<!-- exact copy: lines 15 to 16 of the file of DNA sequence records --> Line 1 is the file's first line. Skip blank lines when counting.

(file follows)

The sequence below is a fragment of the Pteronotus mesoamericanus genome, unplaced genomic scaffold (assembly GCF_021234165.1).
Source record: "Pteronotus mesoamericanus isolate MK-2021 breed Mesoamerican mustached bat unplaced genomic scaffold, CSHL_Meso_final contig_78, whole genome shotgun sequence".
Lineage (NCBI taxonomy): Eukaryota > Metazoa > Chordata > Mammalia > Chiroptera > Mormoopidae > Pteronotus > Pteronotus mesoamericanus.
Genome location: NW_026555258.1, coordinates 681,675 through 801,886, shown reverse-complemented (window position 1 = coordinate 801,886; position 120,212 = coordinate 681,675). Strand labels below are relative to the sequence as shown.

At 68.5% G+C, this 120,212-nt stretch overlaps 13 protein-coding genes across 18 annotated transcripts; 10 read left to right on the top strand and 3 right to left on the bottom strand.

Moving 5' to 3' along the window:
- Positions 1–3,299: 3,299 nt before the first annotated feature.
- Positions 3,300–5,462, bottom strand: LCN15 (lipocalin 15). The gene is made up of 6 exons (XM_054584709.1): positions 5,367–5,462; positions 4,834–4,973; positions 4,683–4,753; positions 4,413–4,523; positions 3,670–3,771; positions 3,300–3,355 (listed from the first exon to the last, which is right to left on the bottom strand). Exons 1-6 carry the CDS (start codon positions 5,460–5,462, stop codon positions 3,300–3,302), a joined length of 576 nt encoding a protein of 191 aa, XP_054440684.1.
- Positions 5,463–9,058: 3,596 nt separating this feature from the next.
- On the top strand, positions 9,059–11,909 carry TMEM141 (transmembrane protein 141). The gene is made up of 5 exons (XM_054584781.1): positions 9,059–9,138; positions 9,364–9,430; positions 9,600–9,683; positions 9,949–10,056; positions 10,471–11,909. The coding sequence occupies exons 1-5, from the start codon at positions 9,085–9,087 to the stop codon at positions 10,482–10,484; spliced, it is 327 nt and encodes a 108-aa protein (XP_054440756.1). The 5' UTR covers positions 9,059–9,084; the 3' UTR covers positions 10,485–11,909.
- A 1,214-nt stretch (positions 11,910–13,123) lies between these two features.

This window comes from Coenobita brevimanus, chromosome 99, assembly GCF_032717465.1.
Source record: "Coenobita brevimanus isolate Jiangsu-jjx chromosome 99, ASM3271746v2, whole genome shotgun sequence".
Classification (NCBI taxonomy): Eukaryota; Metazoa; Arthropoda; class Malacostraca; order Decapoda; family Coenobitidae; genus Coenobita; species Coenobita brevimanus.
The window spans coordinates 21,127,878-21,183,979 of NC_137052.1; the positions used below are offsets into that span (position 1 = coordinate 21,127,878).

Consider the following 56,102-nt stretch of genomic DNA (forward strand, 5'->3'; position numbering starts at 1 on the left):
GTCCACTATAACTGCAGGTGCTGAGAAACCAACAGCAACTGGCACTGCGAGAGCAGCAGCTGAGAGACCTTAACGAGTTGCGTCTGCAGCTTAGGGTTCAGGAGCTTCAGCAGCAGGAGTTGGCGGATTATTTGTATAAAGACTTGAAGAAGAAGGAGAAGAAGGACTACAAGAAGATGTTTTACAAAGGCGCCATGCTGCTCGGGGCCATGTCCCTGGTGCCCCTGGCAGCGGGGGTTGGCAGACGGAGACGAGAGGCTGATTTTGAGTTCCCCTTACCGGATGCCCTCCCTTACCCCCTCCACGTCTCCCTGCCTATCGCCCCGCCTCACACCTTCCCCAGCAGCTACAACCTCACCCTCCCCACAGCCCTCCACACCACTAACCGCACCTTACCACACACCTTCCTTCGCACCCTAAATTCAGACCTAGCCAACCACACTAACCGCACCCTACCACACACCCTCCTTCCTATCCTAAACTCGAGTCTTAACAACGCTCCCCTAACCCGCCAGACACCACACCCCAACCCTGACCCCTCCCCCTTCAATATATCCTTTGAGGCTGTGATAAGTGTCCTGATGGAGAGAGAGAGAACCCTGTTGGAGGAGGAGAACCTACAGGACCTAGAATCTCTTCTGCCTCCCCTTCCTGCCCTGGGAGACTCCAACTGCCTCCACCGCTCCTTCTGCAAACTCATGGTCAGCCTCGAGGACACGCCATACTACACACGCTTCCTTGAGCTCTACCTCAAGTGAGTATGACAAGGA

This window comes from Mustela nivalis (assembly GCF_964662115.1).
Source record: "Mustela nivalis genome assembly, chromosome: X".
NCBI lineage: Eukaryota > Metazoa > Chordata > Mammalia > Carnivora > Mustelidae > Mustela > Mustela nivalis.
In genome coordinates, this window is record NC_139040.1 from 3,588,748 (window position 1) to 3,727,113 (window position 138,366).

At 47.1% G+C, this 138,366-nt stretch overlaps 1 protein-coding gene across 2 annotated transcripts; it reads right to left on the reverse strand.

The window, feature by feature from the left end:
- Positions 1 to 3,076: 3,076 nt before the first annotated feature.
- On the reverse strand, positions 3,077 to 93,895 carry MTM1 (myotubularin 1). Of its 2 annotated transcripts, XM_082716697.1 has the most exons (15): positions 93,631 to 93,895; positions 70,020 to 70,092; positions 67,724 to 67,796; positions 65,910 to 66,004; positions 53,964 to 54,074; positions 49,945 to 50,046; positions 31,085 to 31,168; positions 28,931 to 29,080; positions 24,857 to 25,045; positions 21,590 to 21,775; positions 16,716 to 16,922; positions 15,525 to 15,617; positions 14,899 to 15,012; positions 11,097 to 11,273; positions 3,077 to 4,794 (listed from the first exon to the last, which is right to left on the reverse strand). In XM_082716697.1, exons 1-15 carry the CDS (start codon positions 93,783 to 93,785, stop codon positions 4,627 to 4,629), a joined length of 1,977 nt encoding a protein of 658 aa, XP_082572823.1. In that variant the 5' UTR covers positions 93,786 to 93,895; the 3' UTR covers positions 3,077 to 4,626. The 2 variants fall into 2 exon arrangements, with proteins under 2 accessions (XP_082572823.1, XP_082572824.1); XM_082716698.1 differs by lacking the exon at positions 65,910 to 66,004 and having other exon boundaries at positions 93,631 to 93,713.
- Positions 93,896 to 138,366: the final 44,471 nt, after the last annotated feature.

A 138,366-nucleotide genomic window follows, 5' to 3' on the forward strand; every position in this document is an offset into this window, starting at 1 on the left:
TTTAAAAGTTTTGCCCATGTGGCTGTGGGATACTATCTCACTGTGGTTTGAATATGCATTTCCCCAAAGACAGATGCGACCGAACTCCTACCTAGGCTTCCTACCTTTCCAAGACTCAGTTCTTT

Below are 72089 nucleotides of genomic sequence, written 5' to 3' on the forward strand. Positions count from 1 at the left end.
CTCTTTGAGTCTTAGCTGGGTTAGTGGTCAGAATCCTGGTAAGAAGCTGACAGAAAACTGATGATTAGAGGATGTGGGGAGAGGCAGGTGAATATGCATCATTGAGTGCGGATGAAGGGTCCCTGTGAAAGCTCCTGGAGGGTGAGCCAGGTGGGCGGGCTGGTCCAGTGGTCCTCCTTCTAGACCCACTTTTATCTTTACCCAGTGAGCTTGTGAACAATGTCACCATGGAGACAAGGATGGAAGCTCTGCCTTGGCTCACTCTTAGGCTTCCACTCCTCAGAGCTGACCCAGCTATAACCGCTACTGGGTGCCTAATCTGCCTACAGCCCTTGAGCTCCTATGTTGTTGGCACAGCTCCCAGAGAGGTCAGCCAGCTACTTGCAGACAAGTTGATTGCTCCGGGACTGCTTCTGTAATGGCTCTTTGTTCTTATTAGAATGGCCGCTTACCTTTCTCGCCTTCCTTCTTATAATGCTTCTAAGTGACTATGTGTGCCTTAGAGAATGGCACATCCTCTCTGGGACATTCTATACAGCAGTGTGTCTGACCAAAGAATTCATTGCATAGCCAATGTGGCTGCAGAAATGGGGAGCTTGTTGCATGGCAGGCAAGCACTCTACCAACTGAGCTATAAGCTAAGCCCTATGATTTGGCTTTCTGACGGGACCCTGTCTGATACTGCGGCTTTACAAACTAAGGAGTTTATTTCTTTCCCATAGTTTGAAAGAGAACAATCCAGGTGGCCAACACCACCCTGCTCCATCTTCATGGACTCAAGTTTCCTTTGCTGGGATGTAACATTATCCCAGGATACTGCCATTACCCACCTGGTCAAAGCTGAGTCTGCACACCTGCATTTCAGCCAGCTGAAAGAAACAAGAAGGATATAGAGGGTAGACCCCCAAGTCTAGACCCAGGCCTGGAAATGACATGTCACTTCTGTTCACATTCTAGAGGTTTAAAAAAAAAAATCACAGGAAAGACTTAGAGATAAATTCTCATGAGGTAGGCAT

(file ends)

The window spans coordinates 21,127,878-21,183,979 of NC_137052.1; the positions used below are offsets into that span (position 1 = coordinate 21,127,878).

Consider the following 56,102-nt stretch of genomic DNA (forward strand, 5'->3'; position numbering starts at 1 on the left):